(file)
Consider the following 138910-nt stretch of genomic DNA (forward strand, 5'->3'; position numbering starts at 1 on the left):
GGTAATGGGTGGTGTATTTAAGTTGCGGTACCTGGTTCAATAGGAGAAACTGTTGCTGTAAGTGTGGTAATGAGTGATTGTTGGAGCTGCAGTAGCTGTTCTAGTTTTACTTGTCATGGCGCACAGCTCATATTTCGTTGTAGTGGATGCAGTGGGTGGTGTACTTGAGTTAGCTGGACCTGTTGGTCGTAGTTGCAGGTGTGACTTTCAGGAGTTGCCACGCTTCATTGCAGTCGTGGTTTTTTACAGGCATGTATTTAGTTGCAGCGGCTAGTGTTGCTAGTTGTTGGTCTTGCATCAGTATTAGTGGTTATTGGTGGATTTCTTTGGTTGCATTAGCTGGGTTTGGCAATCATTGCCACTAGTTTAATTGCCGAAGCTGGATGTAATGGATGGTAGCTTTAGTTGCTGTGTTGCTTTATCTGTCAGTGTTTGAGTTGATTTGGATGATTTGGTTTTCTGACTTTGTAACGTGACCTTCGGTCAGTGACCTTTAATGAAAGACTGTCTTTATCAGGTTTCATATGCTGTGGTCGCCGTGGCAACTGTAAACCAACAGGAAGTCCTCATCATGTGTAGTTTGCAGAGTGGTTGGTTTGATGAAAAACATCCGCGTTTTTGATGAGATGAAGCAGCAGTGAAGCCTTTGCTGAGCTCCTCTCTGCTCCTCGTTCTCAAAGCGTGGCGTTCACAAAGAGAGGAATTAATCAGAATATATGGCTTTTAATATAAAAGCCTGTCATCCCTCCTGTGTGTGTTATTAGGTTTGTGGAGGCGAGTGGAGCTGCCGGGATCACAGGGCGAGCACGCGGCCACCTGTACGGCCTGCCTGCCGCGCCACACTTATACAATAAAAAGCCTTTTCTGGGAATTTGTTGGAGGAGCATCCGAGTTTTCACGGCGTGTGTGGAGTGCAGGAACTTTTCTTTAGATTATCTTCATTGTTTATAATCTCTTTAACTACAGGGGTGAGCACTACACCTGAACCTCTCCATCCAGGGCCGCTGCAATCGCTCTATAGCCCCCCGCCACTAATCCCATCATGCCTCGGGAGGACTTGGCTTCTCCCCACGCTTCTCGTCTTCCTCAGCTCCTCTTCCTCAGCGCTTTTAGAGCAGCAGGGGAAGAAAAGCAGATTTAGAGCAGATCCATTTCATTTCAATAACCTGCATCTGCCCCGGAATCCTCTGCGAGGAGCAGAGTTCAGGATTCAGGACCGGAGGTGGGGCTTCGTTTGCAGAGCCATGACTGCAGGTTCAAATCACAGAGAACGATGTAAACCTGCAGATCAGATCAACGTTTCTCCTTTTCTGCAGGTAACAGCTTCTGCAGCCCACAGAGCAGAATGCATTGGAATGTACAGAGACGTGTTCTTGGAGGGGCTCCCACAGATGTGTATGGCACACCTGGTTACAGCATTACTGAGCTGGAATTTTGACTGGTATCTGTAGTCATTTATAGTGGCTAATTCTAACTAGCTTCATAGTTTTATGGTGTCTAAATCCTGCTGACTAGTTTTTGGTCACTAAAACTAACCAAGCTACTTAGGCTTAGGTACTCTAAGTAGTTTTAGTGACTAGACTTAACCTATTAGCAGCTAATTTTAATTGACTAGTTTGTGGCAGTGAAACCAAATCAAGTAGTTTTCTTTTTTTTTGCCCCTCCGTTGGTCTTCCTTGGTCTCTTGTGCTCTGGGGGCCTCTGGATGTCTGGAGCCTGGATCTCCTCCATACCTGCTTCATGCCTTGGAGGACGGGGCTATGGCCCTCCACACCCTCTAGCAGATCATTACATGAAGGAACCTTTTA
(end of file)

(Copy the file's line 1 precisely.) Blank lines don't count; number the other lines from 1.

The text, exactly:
Consider the following 138910-nt stretch of genomic DNA (forward strand, 5'->3'; position numbering starts at 1 on the left):